As I get older, though, I'm discovering a new appreciation for history. Once you dig into more specific historical topics, you're bound to discover something that interests you more than the general information we all had to learn in high school. Lately I've gotten really into World War II, Celtic and Chinese history.

    That's all speaking from a student's perspective, though. Practically speaking, as others have mentioned, the two disciplines are heavily intertwined and I'd hate to see the dismal state we'd all be in without a solid understanding of either one.

  21. Insightful Tiger profile image76
    Insightful Tigerposted 10 years ago

    OK , so the way I'm taking this question is like this- I'm on a deserted Island and there is a genie and a TV. He says that he can only let me watch one channel. History or Science. I would choose History, because it would include science up to the last second:) and if he let me have one more wish. I would wish for more wishes. Loophole!! Score!! Badabing! tongue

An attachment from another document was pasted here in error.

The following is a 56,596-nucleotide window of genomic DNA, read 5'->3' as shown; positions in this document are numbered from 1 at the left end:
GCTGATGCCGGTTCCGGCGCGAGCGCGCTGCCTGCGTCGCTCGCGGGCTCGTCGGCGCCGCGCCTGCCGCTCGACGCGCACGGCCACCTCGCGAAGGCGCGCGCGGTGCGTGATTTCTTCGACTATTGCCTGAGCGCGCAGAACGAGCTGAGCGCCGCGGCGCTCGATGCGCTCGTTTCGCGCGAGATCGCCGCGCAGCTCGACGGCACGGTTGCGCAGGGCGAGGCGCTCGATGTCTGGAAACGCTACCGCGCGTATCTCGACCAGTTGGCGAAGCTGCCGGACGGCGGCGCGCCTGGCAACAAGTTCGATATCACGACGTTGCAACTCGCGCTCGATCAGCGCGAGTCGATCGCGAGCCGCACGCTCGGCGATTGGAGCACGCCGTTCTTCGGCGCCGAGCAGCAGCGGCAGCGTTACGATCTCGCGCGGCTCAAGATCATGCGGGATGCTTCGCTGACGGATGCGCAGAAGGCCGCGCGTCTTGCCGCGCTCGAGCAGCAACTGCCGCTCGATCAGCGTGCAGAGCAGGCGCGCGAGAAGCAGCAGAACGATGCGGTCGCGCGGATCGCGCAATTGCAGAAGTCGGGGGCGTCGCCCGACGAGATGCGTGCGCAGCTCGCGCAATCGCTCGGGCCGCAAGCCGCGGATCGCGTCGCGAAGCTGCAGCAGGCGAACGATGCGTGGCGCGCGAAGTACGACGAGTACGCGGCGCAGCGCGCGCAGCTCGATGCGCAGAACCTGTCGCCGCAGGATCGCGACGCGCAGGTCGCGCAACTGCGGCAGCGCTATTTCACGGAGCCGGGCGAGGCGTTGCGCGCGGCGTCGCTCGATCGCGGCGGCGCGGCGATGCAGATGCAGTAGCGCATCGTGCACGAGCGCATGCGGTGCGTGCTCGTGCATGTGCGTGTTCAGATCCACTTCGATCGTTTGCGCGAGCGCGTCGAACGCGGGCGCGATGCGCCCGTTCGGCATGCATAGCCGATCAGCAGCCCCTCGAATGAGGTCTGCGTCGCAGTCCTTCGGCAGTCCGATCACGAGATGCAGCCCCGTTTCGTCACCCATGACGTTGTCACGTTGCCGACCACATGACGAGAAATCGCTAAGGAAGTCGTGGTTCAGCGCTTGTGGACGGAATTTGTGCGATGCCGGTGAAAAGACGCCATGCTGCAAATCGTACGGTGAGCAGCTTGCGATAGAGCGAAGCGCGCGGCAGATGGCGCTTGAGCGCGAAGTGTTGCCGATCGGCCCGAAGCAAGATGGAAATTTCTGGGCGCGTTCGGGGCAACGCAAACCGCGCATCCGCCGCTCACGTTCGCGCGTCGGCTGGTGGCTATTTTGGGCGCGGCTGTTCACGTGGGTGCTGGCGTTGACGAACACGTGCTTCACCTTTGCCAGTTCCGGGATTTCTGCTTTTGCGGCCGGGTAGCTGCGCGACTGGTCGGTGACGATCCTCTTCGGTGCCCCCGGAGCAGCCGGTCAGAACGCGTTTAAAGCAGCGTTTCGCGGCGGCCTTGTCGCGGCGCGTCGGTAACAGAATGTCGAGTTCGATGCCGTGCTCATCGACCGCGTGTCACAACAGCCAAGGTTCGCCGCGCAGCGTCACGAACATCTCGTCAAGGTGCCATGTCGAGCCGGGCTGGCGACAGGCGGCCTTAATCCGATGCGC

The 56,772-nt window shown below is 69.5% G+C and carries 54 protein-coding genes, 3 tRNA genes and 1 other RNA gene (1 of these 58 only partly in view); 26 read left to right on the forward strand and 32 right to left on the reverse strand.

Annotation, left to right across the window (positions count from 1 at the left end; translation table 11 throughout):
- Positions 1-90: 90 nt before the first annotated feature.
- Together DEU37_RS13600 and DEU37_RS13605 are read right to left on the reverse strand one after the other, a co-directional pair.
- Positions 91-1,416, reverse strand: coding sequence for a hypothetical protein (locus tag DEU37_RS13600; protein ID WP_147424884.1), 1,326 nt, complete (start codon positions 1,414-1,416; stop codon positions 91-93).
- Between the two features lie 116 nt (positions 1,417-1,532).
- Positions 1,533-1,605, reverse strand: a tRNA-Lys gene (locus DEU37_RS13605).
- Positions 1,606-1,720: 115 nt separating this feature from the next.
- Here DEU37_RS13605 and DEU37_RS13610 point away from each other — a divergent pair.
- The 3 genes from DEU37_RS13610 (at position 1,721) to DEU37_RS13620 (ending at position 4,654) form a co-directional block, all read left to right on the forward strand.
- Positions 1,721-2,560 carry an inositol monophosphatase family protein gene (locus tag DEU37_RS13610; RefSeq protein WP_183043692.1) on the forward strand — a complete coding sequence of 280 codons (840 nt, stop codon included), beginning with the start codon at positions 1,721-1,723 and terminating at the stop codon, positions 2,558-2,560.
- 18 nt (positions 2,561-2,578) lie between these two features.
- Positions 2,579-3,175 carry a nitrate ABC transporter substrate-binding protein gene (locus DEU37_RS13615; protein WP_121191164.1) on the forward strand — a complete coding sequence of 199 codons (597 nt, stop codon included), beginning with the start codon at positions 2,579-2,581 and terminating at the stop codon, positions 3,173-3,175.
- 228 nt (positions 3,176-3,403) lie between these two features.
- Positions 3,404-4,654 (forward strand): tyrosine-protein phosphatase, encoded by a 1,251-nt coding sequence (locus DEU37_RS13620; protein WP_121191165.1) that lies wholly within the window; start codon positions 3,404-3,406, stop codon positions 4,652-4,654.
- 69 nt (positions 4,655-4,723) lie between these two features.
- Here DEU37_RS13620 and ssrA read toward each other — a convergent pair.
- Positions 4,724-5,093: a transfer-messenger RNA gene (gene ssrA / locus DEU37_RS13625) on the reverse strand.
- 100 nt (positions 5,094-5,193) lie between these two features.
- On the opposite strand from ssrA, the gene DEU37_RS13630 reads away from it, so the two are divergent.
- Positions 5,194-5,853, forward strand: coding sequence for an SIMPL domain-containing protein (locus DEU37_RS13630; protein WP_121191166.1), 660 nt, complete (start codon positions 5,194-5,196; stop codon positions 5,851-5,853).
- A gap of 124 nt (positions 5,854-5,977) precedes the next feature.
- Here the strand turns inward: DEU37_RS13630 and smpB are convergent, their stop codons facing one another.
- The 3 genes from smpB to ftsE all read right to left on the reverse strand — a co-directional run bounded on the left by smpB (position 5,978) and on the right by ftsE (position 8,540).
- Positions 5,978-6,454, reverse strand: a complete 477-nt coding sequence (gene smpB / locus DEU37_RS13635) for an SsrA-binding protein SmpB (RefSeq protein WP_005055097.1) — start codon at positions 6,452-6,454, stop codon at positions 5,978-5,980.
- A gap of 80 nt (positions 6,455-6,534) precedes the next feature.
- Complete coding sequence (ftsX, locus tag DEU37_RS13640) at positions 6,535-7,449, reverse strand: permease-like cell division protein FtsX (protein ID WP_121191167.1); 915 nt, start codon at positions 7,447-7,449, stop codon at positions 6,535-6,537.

22. profile image0
    supreme upbeatposted 10 years ago

    We must know the history of science and the sciene of history to better understand science and history .I think this is like to choose nerve and heart out of a human being.Once when Aristotle was asked to define the relationship between science and religion,he said that without religion siene is lame and religion can not stand without sience..Thus I can conlude that that these two subjects are interrelated and interlinked.

  23. geetbhim profile image60
    geetbhimposted 10 years ago

    Science or history it depends on person choice what do they like to study. I like science than history as both subject is important for the betterment of human race.

  24. oceanuniverse profile image59
    oceanuniverseposted 10 years ago

    I prefer both science and history, they can both teach us certain things about certain things. Science teaches us what is going on, what will happen and so. History teaches us what happened in the past and to learn from the past, because everything comes back around again and again.
    I like your question, its a good one.

  25. jasonmstyles profile image39
    jasonmstylesposted 10 years ago